Canadian mining company Ivanhoe Mines’ Western Foreland exploration licences, located to the west of the tier-one Kamoa-Kakula copper project, is a key pipeline asset for the company, which it believes can yield additional high-grade copper discoveries within the Democratic Republic of Congo (DRC).
Despite being focused on executing construction and development activities at the Kamoa-Kakula, Platreef and Kipushi projects, the company has exploration in its DNA and company founder and executive co-chair, Robert Friedland, is always in search of the next world-scale discovery, writes CHANTELLE KOTZE.
Having amassed a wealth of geological and related technical information about the Western Foreland region during the discovery and advancement of the nearby Kamoa-Kakula project, Ivanhoe Mines has spent the past two years securing the various exploration licenses that now make up the Western Foreland exploration project.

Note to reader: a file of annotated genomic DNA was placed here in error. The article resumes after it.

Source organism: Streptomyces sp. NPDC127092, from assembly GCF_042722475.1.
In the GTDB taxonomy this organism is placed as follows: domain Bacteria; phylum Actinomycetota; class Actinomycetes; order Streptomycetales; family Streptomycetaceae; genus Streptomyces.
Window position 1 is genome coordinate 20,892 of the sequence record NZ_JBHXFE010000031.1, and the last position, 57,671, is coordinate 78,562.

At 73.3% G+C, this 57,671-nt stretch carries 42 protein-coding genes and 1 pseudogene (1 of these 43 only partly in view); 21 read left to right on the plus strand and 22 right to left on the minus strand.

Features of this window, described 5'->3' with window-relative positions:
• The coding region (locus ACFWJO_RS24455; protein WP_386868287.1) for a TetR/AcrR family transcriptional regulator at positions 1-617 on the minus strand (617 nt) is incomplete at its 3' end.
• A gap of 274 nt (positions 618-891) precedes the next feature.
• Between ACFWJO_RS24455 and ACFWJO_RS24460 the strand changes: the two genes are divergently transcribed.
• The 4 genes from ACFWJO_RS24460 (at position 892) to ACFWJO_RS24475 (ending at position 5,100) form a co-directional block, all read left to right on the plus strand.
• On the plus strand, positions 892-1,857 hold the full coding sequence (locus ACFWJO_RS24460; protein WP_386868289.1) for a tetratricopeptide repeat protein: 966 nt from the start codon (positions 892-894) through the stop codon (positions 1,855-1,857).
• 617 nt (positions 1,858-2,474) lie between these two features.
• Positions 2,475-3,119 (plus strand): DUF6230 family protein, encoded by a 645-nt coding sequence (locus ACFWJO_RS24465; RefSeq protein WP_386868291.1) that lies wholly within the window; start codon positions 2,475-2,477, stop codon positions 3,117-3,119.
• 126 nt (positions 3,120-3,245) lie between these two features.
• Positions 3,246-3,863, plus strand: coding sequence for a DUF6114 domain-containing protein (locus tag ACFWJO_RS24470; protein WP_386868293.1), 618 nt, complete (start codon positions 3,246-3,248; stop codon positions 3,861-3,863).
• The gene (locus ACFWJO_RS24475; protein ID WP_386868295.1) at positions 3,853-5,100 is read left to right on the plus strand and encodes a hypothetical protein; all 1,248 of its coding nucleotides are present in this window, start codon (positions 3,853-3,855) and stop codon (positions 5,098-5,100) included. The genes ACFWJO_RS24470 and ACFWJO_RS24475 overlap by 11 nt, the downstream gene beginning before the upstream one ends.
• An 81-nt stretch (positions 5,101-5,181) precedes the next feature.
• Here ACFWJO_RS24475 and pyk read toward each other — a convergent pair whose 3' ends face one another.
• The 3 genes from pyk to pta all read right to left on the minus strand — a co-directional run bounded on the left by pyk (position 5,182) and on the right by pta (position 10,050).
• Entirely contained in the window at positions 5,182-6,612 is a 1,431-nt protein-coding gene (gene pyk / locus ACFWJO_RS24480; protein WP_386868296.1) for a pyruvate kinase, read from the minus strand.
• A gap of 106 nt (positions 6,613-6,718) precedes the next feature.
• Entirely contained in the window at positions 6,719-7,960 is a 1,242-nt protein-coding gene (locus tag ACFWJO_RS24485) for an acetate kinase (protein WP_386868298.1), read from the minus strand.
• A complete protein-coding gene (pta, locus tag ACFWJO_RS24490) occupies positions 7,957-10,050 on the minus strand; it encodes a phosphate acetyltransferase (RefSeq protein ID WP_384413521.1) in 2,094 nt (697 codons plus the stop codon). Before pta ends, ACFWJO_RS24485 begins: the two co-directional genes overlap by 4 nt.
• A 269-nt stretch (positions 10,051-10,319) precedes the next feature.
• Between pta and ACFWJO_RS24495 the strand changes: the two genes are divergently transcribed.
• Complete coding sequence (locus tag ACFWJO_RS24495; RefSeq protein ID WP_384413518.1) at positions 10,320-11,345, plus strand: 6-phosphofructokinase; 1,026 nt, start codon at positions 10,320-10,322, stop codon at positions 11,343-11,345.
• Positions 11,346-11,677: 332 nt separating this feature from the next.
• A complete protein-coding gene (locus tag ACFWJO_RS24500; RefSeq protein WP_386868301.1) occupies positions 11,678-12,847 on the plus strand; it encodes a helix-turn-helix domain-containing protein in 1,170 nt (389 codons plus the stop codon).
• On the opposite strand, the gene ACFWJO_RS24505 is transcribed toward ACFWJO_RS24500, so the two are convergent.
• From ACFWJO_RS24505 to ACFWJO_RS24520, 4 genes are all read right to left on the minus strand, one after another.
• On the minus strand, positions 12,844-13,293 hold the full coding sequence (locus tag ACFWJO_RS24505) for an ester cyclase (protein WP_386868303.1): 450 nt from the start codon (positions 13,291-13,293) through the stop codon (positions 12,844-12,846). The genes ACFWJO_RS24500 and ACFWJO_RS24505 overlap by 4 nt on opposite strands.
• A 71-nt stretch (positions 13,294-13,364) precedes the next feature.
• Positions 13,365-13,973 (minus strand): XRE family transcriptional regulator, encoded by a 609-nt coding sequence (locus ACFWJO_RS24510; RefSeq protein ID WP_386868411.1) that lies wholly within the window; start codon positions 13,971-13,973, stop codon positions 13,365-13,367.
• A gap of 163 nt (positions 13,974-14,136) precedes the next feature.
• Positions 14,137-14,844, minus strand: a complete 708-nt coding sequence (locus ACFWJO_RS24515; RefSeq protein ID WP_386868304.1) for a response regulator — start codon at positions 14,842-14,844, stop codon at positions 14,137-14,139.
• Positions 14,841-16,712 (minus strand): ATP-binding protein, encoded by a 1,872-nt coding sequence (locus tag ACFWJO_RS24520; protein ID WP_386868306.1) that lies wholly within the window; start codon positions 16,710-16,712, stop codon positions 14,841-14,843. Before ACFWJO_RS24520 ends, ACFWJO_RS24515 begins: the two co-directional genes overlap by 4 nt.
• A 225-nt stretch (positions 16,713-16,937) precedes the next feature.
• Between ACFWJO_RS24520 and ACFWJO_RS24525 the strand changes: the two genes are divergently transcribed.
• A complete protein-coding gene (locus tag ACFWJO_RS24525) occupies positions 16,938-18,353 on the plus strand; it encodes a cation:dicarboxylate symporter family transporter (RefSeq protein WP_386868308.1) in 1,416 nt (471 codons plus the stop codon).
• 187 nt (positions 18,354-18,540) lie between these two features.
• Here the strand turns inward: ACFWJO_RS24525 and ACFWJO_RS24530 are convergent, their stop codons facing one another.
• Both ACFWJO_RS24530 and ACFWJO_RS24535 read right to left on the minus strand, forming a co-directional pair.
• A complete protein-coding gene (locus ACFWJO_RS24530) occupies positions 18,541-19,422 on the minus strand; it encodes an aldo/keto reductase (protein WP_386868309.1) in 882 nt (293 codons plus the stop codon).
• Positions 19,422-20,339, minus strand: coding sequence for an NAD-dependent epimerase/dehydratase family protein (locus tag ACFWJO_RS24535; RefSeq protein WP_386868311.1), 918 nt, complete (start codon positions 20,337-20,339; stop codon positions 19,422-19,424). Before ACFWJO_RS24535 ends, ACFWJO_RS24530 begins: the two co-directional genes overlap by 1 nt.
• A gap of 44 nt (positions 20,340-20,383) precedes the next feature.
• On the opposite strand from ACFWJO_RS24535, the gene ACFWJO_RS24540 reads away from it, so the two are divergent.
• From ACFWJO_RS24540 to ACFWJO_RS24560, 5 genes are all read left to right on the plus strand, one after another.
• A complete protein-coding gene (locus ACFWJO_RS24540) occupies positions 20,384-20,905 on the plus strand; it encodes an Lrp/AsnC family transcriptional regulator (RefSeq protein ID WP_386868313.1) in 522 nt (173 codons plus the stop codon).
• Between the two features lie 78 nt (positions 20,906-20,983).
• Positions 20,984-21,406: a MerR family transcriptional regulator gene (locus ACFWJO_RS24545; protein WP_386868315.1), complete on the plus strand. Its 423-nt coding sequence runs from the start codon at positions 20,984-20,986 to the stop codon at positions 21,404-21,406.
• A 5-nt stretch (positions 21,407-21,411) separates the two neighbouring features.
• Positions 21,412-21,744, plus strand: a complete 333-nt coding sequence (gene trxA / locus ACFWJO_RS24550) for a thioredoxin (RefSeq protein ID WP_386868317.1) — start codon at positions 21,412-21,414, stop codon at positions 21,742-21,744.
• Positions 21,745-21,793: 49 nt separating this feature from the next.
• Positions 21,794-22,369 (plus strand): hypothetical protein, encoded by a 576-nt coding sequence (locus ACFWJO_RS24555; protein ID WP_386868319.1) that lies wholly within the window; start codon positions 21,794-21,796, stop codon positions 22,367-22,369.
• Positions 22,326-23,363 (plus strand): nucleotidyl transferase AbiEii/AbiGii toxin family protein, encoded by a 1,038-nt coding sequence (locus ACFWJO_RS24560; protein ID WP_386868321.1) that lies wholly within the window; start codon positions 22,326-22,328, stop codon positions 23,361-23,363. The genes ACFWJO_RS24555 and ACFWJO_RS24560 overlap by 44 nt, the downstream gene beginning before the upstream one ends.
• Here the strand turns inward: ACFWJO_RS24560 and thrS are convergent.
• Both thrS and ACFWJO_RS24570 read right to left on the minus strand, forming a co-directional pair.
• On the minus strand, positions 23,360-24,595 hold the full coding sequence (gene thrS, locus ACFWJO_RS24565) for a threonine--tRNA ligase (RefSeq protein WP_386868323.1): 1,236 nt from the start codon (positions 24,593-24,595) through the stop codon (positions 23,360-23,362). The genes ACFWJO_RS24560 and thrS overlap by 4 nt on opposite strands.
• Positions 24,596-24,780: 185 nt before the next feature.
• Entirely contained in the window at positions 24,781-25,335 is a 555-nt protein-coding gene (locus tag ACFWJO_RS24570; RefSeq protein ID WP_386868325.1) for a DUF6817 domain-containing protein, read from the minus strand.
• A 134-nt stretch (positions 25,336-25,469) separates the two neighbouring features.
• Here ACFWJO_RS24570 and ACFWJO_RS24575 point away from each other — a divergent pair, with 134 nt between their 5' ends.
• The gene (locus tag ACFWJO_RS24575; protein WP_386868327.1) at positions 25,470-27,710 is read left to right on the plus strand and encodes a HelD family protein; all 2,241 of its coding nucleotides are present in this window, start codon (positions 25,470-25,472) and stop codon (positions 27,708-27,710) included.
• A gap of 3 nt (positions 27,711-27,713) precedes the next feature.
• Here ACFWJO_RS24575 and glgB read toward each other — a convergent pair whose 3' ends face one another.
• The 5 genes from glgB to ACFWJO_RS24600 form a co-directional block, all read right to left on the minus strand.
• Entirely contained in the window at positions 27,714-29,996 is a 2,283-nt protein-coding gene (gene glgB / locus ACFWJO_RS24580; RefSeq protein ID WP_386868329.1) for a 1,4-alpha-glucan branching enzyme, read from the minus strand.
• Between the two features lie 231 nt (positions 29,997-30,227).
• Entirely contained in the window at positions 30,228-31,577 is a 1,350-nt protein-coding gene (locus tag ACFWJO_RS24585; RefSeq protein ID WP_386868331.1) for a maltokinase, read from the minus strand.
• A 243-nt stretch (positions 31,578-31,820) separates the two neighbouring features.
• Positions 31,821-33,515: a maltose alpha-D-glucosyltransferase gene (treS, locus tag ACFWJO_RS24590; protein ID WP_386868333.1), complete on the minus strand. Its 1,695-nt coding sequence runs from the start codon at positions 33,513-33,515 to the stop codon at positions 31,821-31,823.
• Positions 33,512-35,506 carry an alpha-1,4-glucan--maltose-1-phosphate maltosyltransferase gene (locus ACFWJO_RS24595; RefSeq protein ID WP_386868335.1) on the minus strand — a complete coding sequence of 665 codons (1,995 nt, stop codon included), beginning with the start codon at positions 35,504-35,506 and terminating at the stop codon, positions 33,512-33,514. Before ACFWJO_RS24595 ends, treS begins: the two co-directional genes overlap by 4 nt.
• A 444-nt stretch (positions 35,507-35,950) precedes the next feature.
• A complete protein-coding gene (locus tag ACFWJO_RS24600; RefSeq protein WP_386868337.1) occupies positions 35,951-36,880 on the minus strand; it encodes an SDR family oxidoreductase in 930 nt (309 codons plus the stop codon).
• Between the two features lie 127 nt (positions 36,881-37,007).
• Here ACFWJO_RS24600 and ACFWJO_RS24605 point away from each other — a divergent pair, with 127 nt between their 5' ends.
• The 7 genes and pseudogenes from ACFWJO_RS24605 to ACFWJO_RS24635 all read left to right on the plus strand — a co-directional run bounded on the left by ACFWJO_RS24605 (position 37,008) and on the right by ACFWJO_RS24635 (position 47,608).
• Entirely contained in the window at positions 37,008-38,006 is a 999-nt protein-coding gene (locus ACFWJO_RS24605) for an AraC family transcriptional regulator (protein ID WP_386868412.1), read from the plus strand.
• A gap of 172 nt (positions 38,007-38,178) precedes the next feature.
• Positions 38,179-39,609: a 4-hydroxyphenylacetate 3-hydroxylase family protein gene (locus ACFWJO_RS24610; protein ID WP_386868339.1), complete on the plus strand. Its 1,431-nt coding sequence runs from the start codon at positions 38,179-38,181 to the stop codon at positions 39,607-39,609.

According to Ivanhoe Mines VP for resources George Gilchrist, the Western Foreland exploration project consists of 17 licences to the north, south and west of Kamoa-Kakula. These licences were identified based on the exciting potential for the extension of the geological terrain that hosts the high-grade mineralisation at Kamoa-Kakula.
The 17 licences cover a combined area of approximately 2 550 km2 of ground which the company’s geological team has prioritised as the most promising for further high-grade copper discoveries.
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